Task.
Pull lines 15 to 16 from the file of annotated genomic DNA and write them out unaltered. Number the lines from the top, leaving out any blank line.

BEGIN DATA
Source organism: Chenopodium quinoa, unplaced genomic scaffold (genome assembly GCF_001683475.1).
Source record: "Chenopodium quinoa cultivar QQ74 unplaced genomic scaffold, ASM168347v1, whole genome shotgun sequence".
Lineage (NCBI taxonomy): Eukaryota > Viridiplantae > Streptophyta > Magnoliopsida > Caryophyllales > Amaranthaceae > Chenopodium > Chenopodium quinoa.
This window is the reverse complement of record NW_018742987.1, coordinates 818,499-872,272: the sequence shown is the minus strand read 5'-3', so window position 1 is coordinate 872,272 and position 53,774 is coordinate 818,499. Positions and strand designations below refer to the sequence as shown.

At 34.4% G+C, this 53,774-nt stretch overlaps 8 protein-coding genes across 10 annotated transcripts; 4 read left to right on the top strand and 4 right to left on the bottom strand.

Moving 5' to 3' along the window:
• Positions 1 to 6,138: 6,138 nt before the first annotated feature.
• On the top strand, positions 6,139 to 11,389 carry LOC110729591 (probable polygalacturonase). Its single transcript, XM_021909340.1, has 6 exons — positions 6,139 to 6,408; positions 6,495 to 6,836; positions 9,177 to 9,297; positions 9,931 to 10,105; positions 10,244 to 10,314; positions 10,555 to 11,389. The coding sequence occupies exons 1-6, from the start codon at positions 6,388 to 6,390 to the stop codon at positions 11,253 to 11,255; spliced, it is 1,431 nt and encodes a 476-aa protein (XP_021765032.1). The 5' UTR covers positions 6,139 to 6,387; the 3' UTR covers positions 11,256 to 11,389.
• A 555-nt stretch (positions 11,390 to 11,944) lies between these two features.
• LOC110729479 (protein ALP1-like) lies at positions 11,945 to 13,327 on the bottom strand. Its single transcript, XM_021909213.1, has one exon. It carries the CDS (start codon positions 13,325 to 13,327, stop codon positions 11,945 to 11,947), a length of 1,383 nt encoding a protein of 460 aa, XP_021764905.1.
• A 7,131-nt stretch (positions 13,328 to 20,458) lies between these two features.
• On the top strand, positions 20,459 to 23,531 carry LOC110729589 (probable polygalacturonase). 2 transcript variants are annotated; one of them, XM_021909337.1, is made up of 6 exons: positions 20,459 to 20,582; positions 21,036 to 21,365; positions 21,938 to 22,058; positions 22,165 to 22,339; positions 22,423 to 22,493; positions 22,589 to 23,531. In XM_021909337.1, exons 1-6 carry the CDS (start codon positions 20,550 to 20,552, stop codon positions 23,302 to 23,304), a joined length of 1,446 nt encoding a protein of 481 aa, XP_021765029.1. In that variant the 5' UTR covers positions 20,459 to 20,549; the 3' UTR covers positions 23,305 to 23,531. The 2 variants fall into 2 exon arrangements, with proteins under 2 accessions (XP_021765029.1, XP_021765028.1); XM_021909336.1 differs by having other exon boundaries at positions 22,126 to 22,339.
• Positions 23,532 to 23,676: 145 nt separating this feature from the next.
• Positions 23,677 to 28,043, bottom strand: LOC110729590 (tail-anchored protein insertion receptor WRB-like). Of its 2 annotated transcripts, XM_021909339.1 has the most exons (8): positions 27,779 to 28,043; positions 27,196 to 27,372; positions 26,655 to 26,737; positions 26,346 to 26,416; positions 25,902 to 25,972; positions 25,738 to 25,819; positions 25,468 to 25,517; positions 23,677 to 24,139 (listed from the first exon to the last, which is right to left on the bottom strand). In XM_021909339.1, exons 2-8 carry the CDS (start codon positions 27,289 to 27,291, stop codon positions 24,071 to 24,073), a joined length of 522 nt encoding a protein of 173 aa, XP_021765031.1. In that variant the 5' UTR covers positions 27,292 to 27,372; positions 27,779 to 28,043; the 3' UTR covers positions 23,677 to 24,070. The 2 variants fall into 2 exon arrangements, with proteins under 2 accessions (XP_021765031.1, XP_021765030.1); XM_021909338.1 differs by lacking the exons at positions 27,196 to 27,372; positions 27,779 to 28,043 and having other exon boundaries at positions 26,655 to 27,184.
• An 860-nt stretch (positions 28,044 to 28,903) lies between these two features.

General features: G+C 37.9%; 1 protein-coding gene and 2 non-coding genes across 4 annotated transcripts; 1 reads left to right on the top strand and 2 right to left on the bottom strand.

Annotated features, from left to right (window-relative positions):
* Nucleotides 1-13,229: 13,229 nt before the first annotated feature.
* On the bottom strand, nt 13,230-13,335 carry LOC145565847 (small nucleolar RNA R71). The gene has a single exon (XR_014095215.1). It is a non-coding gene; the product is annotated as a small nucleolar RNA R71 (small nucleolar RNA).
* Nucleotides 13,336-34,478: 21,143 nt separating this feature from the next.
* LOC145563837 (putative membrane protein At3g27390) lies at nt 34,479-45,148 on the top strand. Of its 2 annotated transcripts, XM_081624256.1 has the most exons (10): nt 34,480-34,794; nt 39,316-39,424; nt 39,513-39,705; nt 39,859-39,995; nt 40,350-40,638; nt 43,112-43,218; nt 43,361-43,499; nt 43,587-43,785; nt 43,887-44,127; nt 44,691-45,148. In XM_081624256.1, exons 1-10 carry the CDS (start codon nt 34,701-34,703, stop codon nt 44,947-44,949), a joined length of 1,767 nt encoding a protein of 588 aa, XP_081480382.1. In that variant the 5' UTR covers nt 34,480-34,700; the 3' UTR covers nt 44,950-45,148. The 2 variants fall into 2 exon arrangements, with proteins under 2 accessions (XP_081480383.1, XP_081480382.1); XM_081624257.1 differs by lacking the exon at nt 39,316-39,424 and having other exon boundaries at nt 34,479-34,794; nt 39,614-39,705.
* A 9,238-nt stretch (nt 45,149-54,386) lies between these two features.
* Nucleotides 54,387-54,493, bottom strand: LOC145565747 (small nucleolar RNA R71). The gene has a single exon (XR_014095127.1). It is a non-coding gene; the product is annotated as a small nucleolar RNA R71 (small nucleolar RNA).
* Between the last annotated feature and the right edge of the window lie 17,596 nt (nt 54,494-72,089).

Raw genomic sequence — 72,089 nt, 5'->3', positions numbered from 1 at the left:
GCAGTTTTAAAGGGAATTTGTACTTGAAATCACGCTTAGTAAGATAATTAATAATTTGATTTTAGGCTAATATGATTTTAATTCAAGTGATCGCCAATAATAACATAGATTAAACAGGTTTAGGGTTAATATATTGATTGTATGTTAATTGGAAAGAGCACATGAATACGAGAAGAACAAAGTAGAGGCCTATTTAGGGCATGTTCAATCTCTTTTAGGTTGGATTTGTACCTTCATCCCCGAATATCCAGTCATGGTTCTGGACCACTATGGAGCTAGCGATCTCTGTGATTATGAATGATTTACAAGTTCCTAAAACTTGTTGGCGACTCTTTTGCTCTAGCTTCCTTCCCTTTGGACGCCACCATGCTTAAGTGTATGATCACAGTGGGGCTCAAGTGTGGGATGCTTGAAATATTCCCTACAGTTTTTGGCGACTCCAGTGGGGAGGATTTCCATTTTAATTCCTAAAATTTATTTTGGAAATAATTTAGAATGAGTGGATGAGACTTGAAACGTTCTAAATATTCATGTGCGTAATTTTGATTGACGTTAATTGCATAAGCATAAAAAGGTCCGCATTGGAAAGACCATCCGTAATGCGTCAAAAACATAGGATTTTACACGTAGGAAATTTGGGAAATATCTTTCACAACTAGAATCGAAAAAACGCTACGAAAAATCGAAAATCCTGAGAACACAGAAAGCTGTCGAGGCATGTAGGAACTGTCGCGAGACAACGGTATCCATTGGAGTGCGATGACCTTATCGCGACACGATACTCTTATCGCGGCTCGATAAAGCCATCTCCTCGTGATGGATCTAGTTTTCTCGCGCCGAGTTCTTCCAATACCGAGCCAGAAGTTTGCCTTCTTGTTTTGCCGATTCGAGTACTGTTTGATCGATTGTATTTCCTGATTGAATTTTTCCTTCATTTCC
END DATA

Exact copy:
• An 860-nt stretch (positions 28,044 to 28,903) lies between these two features.

General features: G+C 37.9%; 1 protein-coding gene and 2 non-coding genes across 4 annotated transcripts; 1 reads left to right on the top strand and 2 right to left on the bottom strand.